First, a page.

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Type: Bookletter

BL-064
Farm Credit System Investment Asset Management
Old/Additional ID:




December 9, 2010


To: The Chairman of the Board
The Chief Executive Officer
All Farm Credit System Institutions

From: Leland A. Strom
Chairman and Chief Executive Officer

Subject: Farm Credit System Investment Asset Management

This bookletter has been approved by the Farm Credit Administration (FCA, we, our) Board. It applies to all Farm Credit System (System or FCS) banks or associations (institutions) that hold eligible investments for the purposes set forth in 615.5132 and 615.5142 of FCA regulations.1 It is intended to provide clarification and guidance regarding FCA’s regulations and expectations with respect to the key elements of a robust investment asset management framework that each institution should establish to prudently manage its investments in changing markets.

Under 615.5132, System banks may hold eligible investments for the purposes of maintaining a liquidity reserve, managing surplus short-term funds, and managing interest rate risk. Under 615.5142, Farm Credit associations may hold eligible investments to reduce interest rate risk and to manage surplus short-term funds, subject to the approval of their funding banks. These purposes do not authorize System institutions to accumulate large investment portfolios for arbitrage or trading activities.

Section 615.5140(a) provides a list of eligible investments.2 The regulation specifies appropriate asset classes, maturity limits, portfolio limits, obligor limits, and other requirements. Section 615.5140(c) requires that all eligible investments, except money market investments, must be marketable, stating that an eligible investment is marketable “if you can sell it quickly at a price that closely reflects its fair value in an active and universally recognized secondary market.”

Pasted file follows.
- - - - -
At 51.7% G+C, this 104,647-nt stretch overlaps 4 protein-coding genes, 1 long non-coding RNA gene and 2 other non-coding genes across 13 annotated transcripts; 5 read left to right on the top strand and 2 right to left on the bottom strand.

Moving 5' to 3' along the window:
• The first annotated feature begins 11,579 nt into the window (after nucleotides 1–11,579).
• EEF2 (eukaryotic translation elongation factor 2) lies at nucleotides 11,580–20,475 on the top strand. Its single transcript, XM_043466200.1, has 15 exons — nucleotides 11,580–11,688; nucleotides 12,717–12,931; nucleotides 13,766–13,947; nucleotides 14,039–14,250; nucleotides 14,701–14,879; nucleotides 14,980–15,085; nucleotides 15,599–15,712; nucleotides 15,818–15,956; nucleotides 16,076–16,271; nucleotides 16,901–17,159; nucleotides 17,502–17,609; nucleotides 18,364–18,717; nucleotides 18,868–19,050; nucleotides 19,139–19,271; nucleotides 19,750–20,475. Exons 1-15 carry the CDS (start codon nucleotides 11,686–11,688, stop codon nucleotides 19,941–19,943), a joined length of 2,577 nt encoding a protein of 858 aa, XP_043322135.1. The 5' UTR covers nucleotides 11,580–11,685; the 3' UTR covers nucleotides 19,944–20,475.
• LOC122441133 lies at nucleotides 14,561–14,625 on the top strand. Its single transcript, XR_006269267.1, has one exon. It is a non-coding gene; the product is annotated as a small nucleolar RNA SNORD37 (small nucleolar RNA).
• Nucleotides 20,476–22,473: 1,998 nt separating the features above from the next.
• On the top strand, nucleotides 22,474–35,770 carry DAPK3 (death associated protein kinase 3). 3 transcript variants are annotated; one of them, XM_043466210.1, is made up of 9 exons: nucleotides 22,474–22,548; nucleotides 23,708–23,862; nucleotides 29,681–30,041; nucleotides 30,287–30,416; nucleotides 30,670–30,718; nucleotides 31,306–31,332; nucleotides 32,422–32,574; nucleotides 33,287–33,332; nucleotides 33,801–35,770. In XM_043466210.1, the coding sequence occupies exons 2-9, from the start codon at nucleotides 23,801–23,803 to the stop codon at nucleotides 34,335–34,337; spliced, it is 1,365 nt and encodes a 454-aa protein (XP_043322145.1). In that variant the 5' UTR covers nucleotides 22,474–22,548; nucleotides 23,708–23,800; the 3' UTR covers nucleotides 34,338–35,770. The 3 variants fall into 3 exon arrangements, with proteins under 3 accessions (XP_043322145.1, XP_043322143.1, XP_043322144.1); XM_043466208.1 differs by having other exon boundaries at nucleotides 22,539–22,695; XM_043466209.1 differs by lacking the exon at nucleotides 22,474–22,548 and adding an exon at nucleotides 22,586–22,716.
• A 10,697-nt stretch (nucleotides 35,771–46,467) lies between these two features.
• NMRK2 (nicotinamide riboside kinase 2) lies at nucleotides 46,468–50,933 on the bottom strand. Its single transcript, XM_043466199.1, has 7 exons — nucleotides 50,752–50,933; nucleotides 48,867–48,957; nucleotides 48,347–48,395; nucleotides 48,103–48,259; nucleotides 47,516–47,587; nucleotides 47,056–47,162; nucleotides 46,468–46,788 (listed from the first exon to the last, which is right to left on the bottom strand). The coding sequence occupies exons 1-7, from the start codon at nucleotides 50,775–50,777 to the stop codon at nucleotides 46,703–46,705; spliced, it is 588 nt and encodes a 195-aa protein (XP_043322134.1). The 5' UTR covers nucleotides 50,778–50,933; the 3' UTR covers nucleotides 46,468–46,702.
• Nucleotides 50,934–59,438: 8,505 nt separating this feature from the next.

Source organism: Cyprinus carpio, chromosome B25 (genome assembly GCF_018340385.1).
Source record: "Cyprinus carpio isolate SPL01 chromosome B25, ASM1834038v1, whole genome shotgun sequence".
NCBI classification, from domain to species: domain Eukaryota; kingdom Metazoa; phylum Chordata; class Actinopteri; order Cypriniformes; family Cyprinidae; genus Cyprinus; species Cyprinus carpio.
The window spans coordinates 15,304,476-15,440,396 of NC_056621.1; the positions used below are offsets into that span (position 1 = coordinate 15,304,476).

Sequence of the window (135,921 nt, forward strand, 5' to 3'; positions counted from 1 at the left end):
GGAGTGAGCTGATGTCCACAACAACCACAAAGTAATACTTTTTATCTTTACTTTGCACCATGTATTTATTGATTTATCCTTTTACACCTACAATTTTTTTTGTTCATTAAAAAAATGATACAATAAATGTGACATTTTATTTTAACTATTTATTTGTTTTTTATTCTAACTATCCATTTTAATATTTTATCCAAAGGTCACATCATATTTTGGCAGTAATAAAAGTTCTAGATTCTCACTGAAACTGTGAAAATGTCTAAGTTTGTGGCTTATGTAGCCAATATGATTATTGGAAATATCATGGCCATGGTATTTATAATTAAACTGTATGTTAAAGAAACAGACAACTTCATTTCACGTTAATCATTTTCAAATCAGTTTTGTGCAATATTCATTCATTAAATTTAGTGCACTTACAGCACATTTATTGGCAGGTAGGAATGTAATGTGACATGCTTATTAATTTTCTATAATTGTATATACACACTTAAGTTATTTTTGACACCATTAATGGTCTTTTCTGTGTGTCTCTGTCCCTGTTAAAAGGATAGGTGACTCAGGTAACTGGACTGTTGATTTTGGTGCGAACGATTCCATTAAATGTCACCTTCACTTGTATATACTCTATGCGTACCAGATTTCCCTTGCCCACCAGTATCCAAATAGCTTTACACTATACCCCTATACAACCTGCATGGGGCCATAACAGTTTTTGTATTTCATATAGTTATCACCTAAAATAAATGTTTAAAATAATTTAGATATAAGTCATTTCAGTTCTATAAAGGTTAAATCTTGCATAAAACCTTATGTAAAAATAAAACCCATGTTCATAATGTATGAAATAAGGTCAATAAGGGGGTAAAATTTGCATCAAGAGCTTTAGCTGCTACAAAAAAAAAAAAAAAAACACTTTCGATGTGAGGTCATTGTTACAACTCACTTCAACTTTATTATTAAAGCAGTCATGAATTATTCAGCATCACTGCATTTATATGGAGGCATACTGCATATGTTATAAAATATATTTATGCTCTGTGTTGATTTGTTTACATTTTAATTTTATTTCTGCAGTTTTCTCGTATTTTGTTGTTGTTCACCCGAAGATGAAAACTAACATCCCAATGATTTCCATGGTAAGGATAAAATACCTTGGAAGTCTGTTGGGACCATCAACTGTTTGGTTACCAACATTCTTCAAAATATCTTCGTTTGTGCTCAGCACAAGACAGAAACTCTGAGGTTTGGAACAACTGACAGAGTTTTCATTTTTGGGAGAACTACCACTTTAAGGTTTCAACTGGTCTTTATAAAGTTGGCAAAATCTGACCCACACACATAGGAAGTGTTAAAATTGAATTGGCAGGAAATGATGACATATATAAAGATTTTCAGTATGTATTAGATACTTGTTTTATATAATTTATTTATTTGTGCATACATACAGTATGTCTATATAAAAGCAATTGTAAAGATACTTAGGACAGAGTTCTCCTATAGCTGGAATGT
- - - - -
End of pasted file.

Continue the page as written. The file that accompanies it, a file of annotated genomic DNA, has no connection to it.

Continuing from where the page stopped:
Section 615.5133 of our regulations establishes requirements for implementing an effective oversight and risk management process for investment activities and liquidity management.3 Strong investment asset management begins with appropriate board and senior management oversight. The board of directors is responsible for establishing written investment policies that are appropriate for the size, types, and risk characteristics of its institution’s investments. Investment policies are a critical aspect of effective risk management and should set appropriate limits on exposure to credit, market, concentration, and liquidity risks. Senior management is responsible for implementing board direction and ensuring that it is carried out.

During the prolonged period of financial stability that preceded the recent financial crisis, FCS institutions’ investment management policies and allocation strategies were adjusted infrequently and investments were seldom subject to credit risk stress tests. Although the System has experienced considerably less investment stress during the crisis than many other financial institutions, both FCA and the System recognize that more frequent adjustments to investment management policies and allocation strategies and more frequent credit risk stress tests would have improved institutions’ investment management processes and could have resulted in a higher quality, more liquid portfolio during the crisis. Accordingly, FCA expects, even during periods of stability, that each System institution will revisit its investment allocation strategies frequently (more than once a year), in order to manage asset concentrations that could increase its liquidity risk and impede its ability to convert investment positions to cash quickly, if needed. In addition, each institution should ensure it has the appropriate tools in place to evaluate credit risk during the purchasing process and on an ongoing basis.

Further, some System institutions invested in structured products, including private placements, in volumes representing high concentrations of capital. During the financial crisis, many of these securities became distressed and illiquid. As a result, these institutions experienced a significant deterioration in investment asset performance and quality which increased their liquidity risk profile during a period when market access was tenuous and stressed. In light of this experience, FCA expects an institution to use prudent investment asset management to ensure that the institution maintains a pool of highly liquid assets. In particular, the FCA expects the board and senior management of each institution to:

FCA examiners will use the guidance set forth in this bookletter in evaluating investment asset management practices and in discussing those practices with System asset liability management committees (ALCOs), audit committees, boards, and management teams.